- The Washington Times - Sunday, February 2, 2003

ARLINGTON, Va., Feb. 2 (UPI) — Conferees attending the 30th annual Conservative Political Action Conference expected to begin the program listening to a vigorous debate between ABC's Sam Donaldson and syndicated columnist Robert Novak about liberal bias in the media.

But Saturday started much different.

Shortly after the program began, Joel Rosenberg, serving as the emcee for the morning, interrupted his remarks to make a shocking announcement: that the space shuttle Columbia had disintegrated over Texas as it was preparing to land.

The packed room responded to the news with stunned silence. Rosenberg, who called the report "a story that transcends politics," led the attendees in a moment of silence before resuming the program.

This is not the first time attendees at CPAC have faced such a tragedy.

It was 17 years ago that the space shuttle Challenger exploded shortly after lifting off from Florida's Cape Canaveral just as 13th annual CPAC was getting under way.

The tragedy put a damper on the day's events.

Bridgette Yates, a 31-year old schoolteacher from San Bernardino, Calif., said the news greatly saddened her. "It's a horrible thing. What else can you say?"

As the news of the tragedy came, some in the crowd wondered if the shuttle had been brought down by an act of terrorism.

"I was suspicious at first," Yates said, that terrorism might have played a role. As soon as she learned the details of what apparently happened, she says she began to feel better, "knowing that it probably was not an act of terrorism."

Had it been, she says, "It would have been a double tragedy."

Leigh Frame, a 19-year-old student at Mary Baldwin College, said that her first reaction was just shock. "I didn't believe that something like that could happen today with all the innovations in technology."

"On top of Sept. 11 and all the people we've lost since then, it's just devastating."

Unlike Yates, Frame says the idea that it could have been a terrorist act "didn't occur to her until she heard it mentioned on television." Like Yates, she is grateful that it wasn't.

As the conference continued through the day people hungry for information gathered around one small television at the exhibition booth of the 60 Plus Association, a conservative seniors group. Located near a window, the television was the only one in proximity to the conference's main room that could receive a broadcast television signal.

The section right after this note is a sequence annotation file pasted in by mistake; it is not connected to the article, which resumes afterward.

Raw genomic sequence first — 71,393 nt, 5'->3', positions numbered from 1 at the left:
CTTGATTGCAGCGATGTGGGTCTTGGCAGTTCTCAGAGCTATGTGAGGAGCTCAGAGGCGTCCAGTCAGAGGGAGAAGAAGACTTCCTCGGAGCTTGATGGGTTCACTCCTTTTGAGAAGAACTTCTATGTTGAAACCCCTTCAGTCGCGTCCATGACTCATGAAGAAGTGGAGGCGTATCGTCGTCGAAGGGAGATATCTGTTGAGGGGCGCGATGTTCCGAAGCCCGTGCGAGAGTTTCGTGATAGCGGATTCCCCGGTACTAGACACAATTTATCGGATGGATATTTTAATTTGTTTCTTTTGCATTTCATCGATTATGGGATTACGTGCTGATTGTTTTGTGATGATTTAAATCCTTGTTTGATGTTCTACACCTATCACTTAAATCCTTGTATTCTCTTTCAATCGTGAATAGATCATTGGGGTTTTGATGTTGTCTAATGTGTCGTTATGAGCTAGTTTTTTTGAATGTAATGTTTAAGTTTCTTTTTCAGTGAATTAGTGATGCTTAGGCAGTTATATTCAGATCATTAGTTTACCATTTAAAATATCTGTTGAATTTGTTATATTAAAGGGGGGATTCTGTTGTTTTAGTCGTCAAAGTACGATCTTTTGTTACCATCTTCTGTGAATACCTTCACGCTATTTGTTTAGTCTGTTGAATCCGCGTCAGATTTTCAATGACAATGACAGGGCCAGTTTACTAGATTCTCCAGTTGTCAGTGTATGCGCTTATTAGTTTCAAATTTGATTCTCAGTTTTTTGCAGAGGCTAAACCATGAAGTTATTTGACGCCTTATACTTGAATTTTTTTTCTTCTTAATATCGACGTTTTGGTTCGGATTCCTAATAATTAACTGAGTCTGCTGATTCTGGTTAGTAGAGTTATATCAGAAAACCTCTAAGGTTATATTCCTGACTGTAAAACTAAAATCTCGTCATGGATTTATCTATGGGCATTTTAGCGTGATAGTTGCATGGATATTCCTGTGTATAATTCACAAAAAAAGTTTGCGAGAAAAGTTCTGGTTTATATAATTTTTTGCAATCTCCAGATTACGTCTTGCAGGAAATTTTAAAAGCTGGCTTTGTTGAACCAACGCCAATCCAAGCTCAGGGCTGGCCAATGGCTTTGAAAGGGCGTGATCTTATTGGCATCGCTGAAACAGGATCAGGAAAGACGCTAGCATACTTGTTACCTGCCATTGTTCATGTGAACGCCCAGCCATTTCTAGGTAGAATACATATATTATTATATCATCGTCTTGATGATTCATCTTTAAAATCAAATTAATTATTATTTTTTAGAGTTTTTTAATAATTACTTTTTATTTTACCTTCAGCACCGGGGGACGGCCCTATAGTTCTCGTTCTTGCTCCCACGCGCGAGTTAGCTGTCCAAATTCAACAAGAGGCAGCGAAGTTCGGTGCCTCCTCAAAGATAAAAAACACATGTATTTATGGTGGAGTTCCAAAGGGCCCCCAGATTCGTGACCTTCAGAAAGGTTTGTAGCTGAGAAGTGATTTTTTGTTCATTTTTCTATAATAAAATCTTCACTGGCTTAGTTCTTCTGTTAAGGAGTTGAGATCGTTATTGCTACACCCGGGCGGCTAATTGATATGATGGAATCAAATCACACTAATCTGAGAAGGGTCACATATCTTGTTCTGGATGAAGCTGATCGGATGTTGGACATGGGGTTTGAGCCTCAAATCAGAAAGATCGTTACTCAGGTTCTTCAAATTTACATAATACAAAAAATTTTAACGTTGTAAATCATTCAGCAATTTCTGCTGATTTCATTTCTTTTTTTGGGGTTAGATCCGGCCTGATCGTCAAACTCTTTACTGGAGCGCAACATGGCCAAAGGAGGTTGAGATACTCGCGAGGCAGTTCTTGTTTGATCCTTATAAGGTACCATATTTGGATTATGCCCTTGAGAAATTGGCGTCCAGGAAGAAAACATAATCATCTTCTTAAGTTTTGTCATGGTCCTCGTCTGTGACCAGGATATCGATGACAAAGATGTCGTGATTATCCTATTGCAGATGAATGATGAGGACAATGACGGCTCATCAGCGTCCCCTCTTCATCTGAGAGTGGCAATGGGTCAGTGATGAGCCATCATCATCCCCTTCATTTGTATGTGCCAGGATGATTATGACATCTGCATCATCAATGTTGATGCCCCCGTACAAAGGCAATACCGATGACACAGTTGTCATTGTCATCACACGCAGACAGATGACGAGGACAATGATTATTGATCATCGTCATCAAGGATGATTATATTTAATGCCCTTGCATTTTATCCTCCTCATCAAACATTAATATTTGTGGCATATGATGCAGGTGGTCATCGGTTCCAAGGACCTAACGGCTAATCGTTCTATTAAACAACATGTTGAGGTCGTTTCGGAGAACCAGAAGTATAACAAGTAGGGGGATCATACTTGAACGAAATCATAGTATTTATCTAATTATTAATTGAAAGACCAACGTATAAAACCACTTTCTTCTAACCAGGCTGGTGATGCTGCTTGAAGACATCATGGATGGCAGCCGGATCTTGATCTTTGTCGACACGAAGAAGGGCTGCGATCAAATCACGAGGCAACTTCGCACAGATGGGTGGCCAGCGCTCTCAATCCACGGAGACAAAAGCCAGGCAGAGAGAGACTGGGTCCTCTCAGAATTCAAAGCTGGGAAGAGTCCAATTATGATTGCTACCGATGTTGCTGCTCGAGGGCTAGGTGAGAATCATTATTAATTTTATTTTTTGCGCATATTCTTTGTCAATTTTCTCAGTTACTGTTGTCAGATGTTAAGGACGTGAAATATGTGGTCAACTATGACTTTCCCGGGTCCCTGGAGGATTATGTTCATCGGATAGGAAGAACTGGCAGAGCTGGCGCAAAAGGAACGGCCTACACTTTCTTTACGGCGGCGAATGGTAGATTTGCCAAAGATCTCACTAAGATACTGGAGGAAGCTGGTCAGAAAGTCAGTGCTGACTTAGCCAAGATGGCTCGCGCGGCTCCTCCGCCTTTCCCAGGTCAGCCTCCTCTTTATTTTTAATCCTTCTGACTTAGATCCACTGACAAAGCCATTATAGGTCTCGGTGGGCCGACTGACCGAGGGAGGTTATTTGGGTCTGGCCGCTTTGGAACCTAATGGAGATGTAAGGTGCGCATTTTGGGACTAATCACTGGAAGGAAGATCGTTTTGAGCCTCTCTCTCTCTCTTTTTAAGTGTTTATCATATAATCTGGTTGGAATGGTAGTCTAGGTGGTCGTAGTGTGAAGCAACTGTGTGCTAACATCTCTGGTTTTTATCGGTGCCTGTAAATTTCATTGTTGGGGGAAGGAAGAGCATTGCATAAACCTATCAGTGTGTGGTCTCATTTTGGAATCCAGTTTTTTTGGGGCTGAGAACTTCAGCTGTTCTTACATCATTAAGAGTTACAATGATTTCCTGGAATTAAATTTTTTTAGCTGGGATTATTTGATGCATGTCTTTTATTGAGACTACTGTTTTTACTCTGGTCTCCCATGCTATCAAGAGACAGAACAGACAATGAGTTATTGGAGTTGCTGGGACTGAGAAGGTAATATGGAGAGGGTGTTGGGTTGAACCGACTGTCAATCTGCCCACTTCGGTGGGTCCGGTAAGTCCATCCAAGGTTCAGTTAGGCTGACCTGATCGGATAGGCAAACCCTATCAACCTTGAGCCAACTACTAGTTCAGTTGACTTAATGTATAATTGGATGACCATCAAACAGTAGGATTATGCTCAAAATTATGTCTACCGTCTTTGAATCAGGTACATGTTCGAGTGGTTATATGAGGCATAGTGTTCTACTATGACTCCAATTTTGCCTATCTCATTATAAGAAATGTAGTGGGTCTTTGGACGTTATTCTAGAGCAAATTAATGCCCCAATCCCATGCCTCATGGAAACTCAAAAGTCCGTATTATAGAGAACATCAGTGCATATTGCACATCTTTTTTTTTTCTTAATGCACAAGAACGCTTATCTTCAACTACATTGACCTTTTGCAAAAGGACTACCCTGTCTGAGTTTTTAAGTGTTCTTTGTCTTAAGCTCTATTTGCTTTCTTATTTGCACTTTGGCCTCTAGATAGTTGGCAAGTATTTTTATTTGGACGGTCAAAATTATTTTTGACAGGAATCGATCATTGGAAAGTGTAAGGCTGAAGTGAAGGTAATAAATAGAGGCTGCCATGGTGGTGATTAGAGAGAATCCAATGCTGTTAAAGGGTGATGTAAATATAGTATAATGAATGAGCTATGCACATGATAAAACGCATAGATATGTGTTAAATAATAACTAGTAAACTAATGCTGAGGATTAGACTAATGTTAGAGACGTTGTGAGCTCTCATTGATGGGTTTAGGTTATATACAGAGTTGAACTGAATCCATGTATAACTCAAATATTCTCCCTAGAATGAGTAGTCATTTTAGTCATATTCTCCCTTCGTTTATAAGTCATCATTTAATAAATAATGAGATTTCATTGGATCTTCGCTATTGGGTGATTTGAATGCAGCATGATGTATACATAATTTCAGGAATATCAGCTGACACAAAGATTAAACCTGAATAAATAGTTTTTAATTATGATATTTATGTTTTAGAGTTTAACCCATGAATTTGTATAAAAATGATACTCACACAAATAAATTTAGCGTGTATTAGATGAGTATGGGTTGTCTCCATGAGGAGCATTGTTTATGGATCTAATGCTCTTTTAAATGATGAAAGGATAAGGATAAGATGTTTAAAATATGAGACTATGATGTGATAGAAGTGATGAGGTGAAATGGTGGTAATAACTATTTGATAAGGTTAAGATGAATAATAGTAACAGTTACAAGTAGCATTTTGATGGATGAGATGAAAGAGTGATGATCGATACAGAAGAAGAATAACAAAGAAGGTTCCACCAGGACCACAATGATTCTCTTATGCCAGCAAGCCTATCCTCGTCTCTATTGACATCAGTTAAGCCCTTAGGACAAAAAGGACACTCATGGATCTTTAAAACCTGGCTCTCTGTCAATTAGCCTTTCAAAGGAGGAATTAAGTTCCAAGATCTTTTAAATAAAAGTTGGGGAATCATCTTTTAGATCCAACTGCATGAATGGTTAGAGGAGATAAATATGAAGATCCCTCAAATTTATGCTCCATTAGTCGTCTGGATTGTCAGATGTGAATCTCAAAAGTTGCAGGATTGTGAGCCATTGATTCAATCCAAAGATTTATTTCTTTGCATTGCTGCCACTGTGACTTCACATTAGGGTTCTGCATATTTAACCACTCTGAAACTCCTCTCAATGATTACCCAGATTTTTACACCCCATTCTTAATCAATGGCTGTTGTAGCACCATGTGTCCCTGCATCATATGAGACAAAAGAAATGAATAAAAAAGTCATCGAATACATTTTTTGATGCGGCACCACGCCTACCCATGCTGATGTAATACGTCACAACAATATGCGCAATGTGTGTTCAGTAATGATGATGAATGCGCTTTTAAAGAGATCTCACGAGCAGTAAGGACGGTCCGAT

Gathered in a semi-circle, the attendees strained to view through a ghosty and blurry picture the news reports and commentators and, over and over again, the footage of the shuttle as it fell to earth.

In a conference as large as CPAC it is inevitable that some will engage in wild speculation after an event such as Saturday's tragedy. Anyone listening carefully in the exhibition call could hear the odd supposition that Columbia was brought down by terrorism or that the earlier Challenger disaster was the result of sabotage that the government has covered up.

For most, however, the primary concern was for the families of those who had been lost. "It's an unbelievable tragedy," said Tim Ziegler, who runs a small business in Erie, Colo. "My heart goes out to the families of the astronauts — just as it did for the families of the four U.S. servicemen killed in a Blackhawk helicopter" earlier in the week.

"My sympathies are always strong for the families of those who lose their lives in the service of the country or in the service of others."

President George W. Bush was very much on the mind of the conferees as events unfolded. Ziegler said the president's afternoon address to the nation "was exactly correct."

"It emphasized the need to continue space exploration and put the lose in perspective," Ziegler said. "Once again he struck the proper tone in a time of national tragedy."

Hannah Josi, a 9-year-old girl from Alexandria, Va., attending the conference with her father, said she felt "sad for the families of the people on the shuttle and for anyone who might have been hurt by the pieces that fell on the ground."

"I think the president must be really depressed," she said. "He's the one who sent them into space and I bet he feels really sad. He's the leader of the country and every one is counting on him to root them on."

Josi's words will likely be echoed in classrooms across the country Monday as children try to figure out what happened.

Yates said that in times such as these, teachers will bring the children together, tell them what happened and then lead them in a discussion. "We'll talk about what happened and the repercussions and how they feel about it."




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